Right after reading an article by Stephen Moegling, I walked into our living room, took a deep, satisfied breath, and took in the scene: Our older son, 21, was on the floor, snuggling our giant chocolate lab mix in front of a beautiful fire in the woodstove. Then I thought to myself: “If this isn’t nice, I don’t know what is.”
Then I went back to my computer and reached out to Stephen via LinkedIn, asking him if he’d please be a guest on my podcast. He said yes.
He’s just as warm and kind as his article gave the impression. We spent an hour talking about how he came to write the article, the changes he experienced as he addressed his stress during his divorce through a brilliant counselor, Frank, and the result of years of practicing the mindfulness strategies Frank taught him.
Stephen didn’t always have this calm and relatively easy-going presence. He describes his pre-mindful life as stressed, high-strung, type A, dissatisfied, and generally unhappy. But what I experienced during our call was the opposite, I’d describe him using my sister’s phrase, baseline happy.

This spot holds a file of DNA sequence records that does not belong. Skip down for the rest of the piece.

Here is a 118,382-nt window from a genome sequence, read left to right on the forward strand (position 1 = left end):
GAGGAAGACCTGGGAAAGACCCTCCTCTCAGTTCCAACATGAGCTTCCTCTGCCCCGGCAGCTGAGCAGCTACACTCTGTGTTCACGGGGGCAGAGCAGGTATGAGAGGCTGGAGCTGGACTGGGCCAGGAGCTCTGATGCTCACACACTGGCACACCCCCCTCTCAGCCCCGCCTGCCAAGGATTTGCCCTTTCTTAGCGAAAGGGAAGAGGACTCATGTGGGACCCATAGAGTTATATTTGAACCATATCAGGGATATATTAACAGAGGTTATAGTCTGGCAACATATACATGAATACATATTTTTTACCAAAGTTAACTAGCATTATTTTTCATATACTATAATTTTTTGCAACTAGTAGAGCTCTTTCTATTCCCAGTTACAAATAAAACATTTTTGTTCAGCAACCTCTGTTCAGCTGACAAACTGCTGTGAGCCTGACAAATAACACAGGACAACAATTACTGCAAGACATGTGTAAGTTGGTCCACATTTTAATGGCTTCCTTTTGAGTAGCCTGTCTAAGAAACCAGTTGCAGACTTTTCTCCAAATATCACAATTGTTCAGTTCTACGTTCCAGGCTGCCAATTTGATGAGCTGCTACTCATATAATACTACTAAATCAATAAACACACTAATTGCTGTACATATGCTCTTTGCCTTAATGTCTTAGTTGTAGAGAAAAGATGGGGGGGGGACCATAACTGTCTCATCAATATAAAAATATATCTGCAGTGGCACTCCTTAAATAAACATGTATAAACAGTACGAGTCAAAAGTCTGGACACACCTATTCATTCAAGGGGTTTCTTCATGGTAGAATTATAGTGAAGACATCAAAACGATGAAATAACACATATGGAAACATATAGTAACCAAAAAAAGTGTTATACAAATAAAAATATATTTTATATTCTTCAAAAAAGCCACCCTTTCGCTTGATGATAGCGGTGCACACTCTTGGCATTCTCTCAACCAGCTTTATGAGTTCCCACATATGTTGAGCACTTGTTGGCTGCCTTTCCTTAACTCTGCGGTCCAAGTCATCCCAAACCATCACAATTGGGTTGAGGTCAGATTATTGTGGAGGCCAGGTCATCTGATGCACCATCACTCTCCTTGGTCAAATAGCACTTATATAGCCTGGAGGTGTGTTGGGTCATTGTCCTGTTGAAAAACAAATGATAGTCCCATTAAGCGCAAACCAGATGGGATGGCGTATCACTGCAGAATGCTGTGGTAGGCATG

What can cause that kind of transformation? Being mindful of the good things in life, which doesn’t necessarily come naturally. According to the article, our brains hold onto those things we pay attention to, and it’s human nature to pay attention to the negative things that happen in our lives. We replay those old, negative memories/stories over and over again, creating almost permanent neural pathways around the emotions that accompany those memories.
But what if, as Kurt Vonnegut suggests, we notice those happy, satisfying moments.
What if we stopped for just a few seconds to really take in the goodness around us, noticing how we feel, and creating a strong mental image of that satisfaction?
Listen in to our conversation to hear how he was able to transform his mindset and his life, the stories he shares now to help others, and the beautiful way he now sees the world around him.